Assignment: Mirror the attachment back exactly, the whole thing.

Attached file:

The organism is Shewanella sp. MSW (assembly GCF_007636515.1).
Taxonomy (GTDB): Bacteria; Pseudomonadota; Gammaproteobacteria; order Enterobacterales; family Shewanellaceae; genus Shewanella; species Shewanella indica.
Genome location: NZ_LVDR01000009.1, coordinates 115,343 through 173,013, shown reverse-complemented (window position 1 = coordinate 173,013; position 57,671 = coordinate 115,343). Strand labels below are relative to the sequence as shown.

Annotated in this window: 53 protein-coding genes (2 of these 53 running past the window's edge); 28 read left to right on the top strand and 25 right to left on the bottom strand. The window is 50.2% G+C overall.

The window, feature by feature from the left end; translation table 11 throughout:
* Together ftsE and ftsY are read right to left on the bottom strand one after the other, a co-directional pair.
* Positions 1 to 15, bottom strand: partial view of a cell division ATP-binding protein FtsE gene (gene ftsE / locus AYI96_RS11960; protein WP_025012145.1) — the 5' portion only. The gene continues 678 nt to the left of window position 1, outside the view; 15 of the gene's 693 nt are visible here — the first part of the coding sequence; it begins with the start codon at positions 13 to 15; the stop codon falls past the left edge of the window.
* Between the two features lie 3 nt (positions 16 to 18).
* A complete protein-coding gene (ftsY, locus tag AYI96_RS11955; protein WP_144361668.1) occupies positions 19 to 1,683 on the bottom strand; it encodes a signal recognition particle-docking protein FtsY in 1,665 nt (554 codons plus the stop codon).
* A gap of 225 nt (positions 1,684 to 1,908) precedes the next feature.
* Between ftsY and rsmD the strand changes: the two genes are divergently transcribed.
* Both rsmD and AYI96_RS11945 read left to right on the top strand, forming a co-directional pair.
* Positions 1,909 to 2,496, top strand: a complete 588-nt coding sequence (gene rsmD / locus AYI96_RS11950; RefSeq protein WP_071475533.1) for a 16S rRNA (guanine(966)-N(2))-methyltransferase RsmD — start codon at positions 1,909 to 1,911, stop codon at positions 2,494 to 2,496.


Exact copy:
The organism is Shewanella sp. MSW (assembly GCF_007636515.1).
Taxonomy (GTDB): Bacteria; Pseudomonadota; Gammaproteobacteria; order Enterobacterales; family Shewanellaceae; genus Shewanella; species Shewanella indica.
Genome location: NZ_LVDR01000009.1, coordinates 115,343 through 173,013, shown reverse-complemented (window position 1 = coordinate 173,013; position 57,671 = coordinate 115,343). Strand labels below are relative to the sequence as shown.

Annotated in this window: 53 protein-coding genes (2 of these 53 running past the window's edge); 28 read left to right on the top strand and 25 right to left on the bottom strand. The window is 50.2% G+C overall.

The window, feature by feature from the left end; translation table 11 throughout:
* Together ftsE and ftsY are read right to left on the bottom strand one after the other, a co-directional pair.
* Positions 1 to 15, bottom strand: partial view of a cell division ATP-binding protein FtsE gene (gene ftsE / locus AYI96_RS11960; protein WP_025012145.1) — the 5' portion only. The gene continues 678 nt to the left of window position 1, outside the view; 15 of the gene's 693 nt are visible here — the first part of the coding sequence; it begins with the start codon at positions 13 to 15; the stop codon falls past the left edge of the window.
* Between the two features lie 3 nt (positions 16 to 18).
* A complete protein-coding gene (ftsY, locus tag AYI96_RS11955; protein WP_144361668.1) occupies positions 19 to 1,683 on the bottom strand; it encodes a signal recognition particle-docking protein FtsY in 1,665 nt (554 codons plus the stop codon).
* A gap of 225 nt (positions 1,684 to 1,908) precedes the next feature.
* Between ftsY and rsmD the strand changes: the two genes are divergently transcribed.
* Both rsmD and AYI96_RS11945 read left to right on the top strand, forming a co-directional pair.
* Positions 1,909 to 2,496, top strand: a complete 588-nt coding sequence (gene rsmD / locus AYI96_RS11950; RefSeq protein WP_071475533.1) for a 16S rRNA (guanine(966)-N(2))-methyltransferase RsmD — start codon at positions 1,909 to 1,911, stop codon at positions 2,494 to 2,496.